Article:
Governor Ivey talks business protection liability, economic incentive programs; special session under consideration

Alabama News
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MOBILE, Ala. (WKRG) — As businesses begin to reopen and serve patrons whilst under a health pandemic, many are pushing for liability protection in order to avoid COVID-19 related lawsuits.

Governor Kay Ivey addressed this very concern in the virtual forum for the Chamber of Commerce. She stated that with her working alongside BCA and the Mobile Chamber of Commerce, among others, the business liability protection was included as part of her state of emergency executive order.

Additionally, Ivey revisited the possible extension of the economic incentive programs set to expire by the end of 2020 that would assist in bringing in more business for the state. For Alabama to achieve economic stability pre-coronavirus, Ivey considers a special session regarding the previously mentioned issues.

The governor’s office provided the following statement:

“The governor has maintained all along that all options remain on the table and that she is open to calling a special session if it necessitates. While she has not made a firm decision one way or the other, Governor Ivey continues to stay in discussion with Legislative Leadership.” 

The Office of Governor Ivey

As many know and can attest, 2020 has been one whirlwind of a year from the pandemic to the storm causing more stress upon the business economy.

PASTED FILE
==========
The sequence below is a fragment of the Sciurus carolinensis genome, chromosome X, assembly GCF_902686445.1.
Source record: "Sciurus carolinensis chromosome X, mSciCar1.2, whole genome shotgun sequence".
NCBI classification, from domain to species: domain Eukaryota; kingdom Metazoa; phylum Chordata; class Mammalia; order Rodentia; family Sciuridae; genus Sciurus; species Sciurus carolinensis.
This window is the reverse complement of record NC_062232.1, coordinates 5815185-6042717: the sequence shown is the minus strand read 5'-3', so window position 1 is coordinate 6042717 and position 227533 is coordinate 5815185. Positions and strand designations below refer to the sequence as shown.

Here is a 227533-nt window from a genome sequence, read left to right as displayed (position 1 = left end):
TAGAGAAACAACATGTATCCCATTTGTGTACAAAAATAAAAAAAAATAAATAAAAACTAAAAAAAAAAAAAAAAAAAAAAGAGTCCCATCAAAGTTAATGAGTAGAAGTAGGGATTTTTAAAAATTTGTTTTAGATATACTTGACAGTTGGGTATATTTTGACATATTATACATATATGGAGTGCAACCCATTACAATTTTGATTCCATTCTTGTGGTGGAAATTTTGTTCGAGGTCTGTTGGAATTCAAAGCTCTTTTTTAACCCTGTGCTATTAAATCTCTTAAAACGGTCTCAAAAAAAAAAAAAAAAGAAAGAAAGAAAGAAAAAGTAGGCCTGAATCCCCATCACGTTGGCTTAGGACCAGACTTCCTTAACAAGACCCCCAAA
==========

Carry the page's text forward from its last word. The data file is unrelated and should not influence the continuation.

“When I toured the damage caused by Hurricane Sally I was both broken-hearted and incredibly grateful that a storm of this magnitude did not inflict the vast amount of fatalities it certainly could have and that our state local leaders were ready every step of the way,” said Ivey.

She stated further that her heart ached for the many homes and businesses destroyed under the thumb of the storm. Although mother nature is unpredictable, she stated, “You can rest assured knowing that I will always be vigilant and ensure that the people who call Alabama’s Gulf Coast home receive the assistance they need when the hurricane season comes around.”

Ivey said early estimates suggested $90 million worth of damage to taxpayer-funded property and loans.

Nearly $2 billion were prioritized by Ivey’s administration in the CARES ACT fund where economic relief was provided to struggling organizations, programs, and businesses.

“…first to get back on track as a state, it’s imperative that our businesses are able to operate safely and efficiently to serve the needs of their communities on a permanent basis,” said Ivey.

She continued that in order to do this it will require a stabilized environment, so no further damage is done to the economy.


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